Lincoln Electric has been using blended training for about 10 years, however, the new training facility provides space for more VR simulators. Sarah Evans, Manager of Sales and Marketing for Education at Lincoln Electric, says incorporating VR into training also increases efficiency from a machines perspective.

“By utilizing the VRTEX machines throughout the school, we are going to save on metal, gas and consumables — on all the things that you need to weld,” Evans says.

Having students new to welding start off on the VRTEX also provides an additional safety benefit.

“Walking up to a welding booth for the first time can be intimidating with the spatter, fume, and darkness under the welding helmet,” Coleman adds. “It’s great to be able to get people to understand the concepts and the movements before they actually step into a real welding booth.”

Commitment To Training

Along with the new training center’s opening, Lincoln Electric also announced its newest education initiative — the Lincoln Electric Education Partner Schools (LEEPS) program. This multi-tiered program supports welding instructors at every level — from junior high school to technical college and beyond. At each level, participating instructors may obtain Lincoln Electric qualifications and other benefits by meeting specific program requirements. In addition, schools that meet key requirements may become Authorized Training Facilities, authorizing the school to run Lincoln Electric seminars. LEEPS keeps instructors current and relevant within the welding industry by integrating a professional development system into the program. This provides value to both instructors and administrators at participating schools.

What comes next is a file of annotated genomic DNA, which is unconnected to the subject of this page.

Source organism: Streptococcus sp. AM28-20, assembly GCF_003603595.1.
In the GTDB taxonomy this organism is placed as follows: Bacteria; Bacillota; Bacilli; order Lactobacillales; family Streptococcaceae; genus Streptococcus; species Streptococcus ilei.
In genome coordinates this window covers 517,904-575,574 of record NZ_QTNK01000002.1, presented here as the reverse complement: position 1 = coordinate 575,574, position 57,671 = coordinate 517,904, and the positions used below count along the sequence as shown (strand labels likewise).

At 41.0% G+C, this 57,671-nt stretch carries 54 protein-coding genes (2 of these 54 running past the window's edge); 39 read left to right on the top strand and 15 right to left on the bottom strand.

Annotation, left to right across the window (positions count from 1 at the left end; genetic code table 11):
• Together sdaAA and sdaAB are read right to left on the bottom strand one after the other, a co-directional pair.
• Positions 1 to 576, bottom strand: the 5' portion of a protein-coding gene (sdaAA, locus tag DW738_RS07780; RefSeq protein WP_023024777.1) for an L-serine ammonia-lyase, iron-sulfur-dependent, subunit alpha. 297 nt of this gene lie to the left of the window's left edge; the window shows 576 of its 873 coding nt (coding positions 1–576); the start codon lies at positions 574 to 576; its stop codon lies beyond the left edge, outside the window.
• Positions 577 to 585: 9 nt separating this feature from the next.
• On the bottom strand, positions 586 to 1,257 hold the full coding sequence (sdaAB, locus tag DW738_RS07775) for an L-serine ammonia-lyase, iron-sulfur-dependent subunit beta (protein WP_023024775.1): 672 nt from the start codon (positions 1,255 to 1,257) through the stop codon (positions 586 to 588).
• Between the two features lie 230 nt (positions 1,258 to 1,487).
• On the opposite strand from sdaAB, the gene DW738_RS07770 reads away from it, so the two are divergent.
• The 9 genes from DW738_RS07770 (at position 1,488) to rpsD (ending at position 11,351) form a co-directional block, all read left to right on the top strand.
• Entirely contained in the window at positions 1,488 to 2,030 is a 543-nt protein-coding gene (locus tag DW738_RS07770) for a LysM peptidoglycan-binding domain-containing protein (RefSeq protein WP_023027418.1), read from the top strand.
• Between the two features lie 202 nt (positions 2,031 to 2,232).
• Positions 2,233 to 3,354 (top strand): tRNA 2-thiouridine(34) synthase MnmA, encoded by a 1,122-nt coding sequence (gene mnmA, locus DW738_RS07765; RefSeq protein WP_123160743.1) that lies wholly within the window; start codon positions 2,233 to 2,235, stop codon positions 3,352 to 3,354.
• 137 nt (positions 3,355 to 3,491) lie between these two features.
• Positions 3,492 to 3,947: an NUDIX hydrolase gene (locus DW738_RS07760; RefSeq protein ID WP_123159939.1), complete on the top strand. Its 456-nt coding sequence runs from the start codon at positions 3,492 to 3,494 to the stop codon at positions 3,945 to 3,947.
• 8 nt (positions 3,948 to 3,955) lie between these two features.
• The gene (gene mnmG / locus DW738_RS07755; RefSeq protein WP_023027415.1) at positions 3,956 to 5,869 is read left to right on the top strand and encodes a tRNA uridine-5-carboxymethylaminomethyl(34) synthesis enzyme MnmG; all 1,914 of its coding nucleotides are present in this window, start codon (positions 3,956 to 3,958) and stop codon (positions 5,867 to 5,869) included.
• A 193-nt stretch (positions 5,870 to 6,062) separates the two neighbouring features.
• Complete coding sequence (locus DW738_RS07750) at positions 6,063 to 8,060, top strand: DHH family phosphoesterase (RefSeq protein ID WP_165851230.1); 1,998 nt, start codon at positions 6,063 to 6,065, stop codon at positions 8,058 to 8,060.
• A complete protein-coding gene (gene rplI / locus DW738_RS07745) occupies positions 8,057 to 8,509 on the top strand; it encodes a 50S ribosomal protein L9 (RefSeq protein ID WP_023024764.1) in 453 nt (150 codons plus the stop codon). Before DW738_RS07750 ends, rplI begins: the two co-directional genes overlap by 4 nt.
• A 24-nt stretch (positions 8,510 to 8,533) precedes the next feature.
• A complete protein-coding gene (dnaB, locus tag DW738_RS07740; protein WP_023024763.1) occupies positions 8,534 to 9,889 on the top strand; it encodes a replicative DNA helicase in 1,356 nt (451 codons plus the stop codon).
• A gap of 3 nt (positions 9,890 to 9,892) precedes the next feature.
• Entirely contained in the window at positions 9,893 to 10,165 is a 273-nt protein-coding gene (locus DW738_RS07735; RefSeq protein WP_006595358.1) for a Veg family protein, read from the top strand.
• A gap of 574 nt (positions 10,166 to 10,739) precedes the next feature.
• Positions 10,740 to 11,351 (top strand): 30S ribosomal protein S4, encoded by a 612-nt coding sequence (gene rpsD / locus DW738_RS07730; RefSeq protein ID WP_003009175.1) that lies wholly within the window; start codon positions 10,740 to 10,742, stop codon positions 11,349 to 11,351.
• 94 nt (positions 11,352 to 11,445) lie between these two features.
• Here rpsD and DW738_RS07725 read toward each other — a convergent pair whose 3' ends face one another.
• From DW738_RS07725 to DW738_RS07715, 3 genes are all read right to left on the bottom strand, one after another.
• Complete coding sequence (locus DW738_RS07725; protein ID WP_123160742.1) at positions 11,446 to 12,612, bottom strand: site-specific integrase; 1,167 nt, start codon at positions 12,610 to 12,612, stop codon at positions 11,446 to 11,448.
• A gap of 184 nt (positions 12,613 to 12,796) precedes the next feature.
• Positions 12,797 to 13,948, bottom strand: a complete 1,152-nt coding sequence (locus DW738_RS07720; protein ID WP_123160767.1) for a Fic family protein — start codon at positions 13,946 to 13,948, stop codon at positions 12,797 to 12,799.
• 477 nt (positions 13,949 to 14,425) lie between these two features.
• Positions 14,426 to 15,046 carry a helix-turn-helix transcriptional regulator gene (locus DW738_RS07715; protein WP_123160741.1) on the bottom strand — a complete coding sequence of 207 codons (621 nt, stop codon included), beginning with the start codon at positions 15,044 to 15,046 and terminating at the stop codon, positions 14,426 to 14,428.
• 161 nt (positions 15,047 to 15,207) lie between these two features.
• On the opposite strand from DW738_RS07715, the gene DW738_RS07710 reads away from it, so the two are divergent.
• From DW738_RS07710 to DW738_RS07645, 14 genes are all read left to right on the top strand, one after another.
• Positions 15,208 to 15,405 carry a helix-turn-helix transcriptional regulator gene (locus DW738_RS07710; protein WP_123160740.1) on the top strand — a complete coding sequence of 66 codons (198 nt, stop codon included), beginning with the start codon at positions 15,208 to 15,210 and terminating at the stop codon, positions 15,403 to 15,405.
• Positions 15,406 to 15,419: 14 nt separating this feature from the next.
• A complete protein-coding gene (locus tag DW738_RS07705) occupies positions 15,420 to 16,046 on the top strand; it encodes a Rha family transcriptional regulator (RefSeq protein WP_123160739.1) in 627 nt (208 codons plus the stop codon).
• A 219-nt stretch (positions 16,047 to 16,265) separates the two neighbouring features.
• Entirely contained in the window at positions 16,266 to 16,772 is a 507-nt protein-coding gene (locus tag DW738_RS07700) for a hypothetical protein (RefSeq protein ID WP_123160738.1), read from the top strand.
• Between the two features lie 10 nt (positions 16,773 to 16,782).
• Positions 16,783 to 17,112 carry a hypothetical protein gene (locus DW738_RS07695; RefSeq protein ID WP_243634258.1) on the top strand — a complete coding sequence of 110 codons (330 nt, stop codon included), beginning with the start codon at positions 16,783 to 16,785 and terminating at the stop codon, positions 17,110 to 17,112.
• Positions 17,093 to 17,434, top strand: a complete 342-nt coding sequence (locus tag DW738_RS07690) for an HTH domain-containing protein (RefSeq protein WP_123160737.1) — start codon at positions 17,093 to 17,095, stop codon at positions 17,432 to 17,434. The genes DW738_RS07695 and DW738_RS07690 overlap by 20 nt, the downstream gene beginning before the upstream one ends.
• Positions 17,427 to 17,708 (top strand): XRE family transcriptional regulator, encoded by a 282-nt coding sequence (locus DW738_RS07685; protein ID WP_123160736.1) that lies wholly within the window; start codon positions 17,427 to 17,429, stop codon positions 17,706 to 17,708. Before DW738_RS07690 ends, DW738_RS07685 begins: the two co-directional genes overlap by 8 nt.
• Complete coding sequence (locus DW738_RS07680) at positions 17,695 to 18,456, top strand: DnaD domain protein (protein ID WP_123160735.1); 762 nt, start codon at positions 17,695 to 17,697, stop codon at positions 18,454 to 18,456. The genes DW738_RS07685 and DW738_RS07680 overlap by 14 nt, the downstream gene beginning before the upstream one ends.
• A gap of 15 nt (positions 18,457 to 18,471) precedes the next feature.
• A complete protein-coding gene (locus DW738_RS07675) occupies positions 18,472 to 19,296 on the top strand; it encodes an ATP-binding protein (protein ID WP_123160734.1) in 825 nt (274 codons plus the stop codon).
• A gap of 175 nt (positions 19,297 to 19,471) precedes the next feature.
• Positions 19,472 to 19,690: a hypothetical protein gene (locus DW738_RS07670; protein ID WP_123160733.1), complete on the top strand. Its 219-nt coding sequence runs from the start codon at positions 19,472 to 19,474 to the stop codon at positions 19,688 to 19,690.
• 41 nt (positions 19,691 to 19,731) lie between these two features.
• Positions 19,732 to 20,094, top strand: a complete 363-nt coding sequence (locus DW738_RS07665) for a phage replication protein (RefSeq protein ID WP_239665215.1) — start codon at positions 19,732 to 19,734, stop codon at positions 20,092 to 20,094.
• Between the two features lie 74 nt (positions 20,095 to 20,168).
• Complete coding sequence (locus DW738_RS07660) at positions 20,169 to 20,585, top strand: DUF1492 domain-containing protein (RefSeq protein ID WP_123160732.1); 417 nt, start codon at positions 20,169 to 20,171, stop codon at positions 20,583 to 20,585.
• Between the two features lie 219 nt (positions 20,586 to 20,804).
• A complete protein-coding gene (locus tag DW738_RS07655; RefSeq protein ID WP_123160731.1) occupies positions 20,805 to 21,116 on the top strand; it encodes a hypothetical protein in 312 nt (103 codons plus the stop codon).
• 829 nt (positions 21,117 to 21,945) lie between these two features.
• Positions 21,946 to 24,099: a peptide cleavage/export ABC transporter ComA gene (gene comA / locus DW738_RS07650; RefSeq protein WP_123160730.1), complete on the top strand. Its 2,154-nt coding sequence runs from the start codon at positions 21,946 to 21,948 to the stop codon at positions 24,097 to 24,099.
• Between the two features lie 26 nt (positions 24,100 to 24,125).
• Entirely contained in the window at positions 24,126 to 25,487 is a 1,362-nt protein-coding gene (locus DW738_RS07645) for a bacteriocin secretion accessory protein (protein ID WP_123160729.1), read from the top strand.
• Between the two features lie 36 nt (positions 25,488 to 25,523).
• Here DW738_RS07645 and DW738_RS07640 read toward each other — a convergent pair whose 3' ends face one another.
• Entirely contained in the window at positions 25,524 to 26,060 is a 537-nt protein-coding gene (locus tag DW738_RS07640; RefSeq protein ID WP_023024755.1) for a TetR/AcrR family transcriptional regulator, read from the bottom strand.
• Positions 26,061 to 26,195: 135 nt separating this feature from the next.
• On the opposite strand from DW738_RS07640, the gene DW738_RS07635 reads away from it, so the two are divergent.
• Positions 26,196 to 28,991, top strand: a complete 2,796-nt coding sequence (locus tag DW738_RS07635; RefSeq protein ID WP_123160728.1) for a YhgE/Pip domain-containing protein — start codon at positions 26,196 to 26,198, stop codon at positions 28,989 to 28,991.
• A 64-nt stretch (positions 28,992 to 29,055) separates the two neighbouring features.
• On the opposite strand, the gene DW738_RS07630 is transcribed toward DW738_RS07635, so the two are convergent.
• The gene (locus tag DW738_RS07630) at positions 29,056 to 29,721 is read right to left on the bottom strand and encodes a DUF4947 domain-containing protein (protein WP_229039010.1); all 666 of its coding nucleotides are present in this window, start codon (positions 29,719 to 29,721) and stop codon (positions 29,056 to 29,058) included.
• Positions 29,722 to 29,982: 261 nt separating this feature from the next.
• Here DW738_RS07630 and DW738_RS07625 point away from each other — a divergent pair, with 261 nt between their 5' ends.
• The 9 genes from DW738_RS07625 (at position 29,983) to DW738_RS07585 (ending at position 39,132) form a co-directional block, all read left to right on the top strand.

“The manufacturing industry will need skilled and knowledgeable welders in the years and decades ahead,” says Jason Scales, Lincoln Electric’s business manager, education. “Lincoln Electric is committed to supporting and advancing welding education. The LEEPS program is a critical component in the ongoing process of preparing educators for advancing welding’s future.”

In addition to the one-week to 20-week comprehensive welding courses, the new Welding & Technology Training Center will foster professional development in the industry by providing industrial training programs and specialized training programs for customers.

“What we want people to understand is that we are opening the doors of this education facility with a mindset of having a group of courses, but those courses might not be the same in six or 12 months,” Scales says. “We ask, ‘what does industry need and what can we provide to help perpetuate industry?’ If that means we have to have a quick reaction, provide training, professional development, we're going to do it. No questions asked. There really isn't a secret, we're just not afraid to explore what we don't know and what the industry needs to learn.”